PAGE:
Women’s Day (March 8th) introduces “Women’s
History Month”, IWD came into being in the early 20th
century as a result of the struggles of women workers
in New York. Women around the world commemorate that day
as a day of struggle and recognition of women’s on-going
efforts toward achieving freedom and dignity.
in Black America, for the most part with the exception
of the Black Left, little attention is paid to International
Women’s Day. This has always struck me as odd since Black
America is not just made up of men. I suppose that it
should not be odd in part because, as African Americans,
we are so focused on issues of race that we often subordinate
or ignore issues facing women, or issues of gender generally.
should also not surprise me because of the way that “women”
are often defined in this society. Take, for instance,
our recent presidential campaign. Whether in the Hillary
Clinton campaign or later with Sarah Palin, the term “women”
came to represent a description of white women. It was
not an all-inclusive term to describe women of different
colors. When it came to a candidate speaking to issues
facing women, the assumption was that it would be a white
woman for the most part speaking to the issues of white
reaction to that there seems to be a tendency within Black
America to act as if raising anything about male supremacy
or the inequality of women is somehow subordinating the
struggle for Black Freedom. In fact, I have gotten into
countless discussions with other Black folks where, when
the issue of the rights of women arises, someone will
inevitably say that such issues are only or mainly the
concerns of white women and that they are of little concern
to Black America.
views such as those cited are patently untrue, what is
nevertheless intriguing is that there is often a reluctance
to discuss this or debate this publicly. An example of
this came up at the time of the 1995 Million Man March.
While there were those who supported the views of Amiri
Baraka [who said, who goes to war and leaves half their
army at home] and Julianne Malveaux, who both were critical
of the march for being all-male and focusing rather exclusively
on the Black male rather than the partnership between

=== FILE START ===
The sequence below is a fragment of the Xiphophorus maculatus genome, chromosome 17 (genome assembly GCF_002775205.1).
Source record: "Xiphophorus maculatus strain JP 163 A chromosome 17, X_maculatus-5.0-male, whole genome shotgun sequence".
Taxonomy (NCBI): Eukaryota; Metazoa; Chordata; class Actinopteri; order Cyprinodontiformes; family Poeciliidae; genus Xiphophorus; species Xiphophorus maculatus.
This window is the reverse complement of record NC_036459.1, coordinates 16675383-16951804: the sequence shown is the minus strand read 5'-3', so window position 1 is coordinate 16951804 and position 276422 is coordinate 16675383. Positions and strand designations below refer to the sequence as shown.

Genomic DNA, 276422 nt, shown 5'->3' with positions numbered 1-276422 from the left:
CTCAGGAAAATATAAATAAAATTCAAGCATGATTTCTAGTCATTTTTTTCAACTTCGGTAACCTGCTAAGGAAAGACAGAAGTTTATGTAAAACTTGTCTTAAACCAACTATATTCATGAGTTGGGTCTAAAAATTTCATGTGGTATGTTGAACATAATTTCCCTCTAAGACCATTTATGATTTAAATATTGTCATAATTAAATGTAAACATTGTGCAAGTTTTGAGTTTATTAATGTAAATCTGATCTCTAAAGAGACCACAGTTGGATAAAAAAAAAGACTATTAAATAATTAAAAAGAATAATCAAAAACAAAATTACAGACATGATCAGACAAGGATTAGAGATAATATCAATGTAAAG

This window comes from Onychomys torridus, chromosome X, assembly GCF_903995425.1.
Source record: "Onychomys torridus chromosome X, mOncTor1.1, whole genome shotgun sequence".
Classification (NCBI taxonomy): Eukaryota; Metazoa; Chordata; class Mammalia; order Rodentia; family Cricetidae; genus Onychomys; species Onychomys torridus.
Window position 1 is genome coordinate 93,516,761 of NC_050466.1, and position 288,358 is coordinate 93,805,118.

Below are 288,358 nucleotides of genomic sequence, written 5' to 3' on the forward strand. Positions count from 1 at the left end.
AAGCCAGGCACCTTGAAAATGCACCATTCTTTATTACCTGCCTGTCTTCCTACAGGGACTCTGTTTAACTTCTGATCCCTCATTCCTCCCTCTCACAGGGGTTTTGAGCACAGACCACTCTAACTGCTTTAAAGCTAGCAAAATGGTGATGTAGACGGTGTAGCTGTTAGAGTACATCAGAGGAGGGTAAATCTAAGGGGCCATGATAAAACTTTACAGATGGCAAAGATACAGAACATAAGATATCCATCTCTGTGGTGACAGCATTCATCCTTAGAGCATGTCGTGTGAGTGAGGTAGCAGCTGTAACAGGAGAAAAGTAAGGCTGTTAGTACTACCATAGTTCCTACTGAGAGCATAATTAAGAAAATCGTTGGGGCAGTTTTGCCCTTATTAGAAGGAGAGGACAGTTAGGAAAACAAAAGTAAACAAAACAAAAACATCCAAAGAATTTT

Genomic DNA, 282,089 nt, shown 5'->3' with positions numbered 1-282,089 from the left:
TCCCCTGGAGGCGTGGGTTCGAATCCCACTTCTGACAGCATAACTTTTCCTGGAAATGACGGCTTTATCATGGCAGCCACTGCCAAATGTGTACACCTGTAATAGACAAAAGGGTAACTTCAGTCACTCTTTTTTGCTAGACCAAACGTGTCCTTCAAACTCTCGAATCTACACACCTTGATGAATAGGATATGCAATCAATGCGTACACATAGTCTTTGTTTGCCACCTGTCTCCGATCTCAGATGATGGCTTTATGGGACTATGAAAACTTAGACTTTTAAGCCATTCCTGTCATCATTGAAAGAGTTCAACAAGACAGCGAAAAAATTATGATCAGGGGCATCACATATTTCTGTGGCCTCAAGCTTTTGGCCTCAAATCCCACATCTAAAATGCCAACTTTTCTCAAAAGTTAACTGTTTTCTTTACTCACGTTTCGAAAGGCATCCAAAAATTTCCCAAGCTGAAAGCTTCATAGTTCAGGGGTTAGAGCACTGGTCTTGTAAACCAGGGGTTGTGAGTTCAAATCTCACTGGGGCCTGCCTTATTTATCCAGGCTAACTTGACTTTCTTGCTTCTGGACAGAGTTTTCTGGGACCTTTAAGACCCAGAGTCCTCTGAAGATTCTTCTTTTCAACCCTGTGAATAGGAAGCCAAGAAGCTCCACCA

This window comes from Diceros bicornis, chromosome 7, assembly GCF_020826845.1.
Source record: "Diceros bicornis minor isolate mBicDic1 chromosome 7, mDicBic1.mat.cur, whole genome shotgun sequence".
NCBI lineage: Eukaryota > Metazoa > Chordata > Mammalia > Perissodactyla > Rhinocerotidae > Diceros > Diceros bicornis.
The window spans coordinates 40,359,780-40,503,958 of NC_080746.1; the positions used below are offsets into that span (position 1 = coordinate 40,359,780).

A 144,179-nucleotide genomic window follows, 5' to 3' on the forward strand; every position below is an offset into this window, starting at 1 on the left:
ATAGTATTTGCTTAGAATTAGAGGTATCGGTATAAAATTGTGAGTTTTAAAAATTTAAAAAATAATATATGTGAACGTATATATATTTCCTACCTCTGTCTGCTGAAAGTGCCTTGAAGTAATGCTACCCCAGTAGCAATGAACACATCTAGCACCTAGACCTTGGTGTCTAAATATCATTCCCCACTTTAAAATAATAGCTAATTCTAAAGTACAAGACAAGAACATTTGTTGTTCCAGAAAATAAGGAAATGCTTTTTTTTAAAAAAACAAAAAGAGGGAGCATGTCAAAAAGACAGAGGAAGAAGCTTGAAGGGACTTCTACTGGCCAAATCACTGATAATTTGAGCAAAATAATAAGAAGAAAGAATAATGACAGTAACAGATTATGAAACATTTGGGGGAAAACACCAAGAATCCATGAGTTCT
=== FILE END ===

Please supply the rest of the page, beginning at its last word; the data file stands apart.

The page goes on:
Black men and women, this was not an easy discussion,
and in fact it was a discussion that was suppressed at
America focuses a great deal of attention on the plight
of the Black male, but as a people we spend precious little
time on the issues facing Black women. We may mention,
in passing, the high HIV/AIDS rate among Black women,
but when we speak of HIV/AIDS, we tend to think about
Black men. We correctly focus on the loss of manufacturing
jobs - a fact that is destroying Black America’s living
standard - many of which are held by Black men, but we
tend to spend little time on under-employment among Black
women, not to mention unequal salaries and job opportunities.
There is little attention focused on matters of daycare,
though we will regularly hear challenges to Black men
to be better fathers. And we seem to be embarrassed to
have public discussions regarding sex and sexuality, not
to mention discussions regarding rape and partner abuse.
am hoping for a rethinking of International Women’s Day
within Black America. While we certainly need renewed
attention to Black women historical figures, we especially
need attention paid to the centrality of women in Black
America and the challenges that they face (challenges
often brought about by Black men, I might add).
may be too late to do this for IWD 2012, but then again,
March 2012 is not over yet.
BlackCommentator.com Editorial Board member, Bill Fletcher, Jr., is a Senior Scholar with
the Institute for
Policy Studies, the immediate past president of TransAfricaForum and co-author of Solidarity Divided: The Crisis in Organized Labor and a New Path
toward Social Justice (University of California Press), which examines
the crisis of organized labor in the USA. Click here to contact Mr. Fletcher.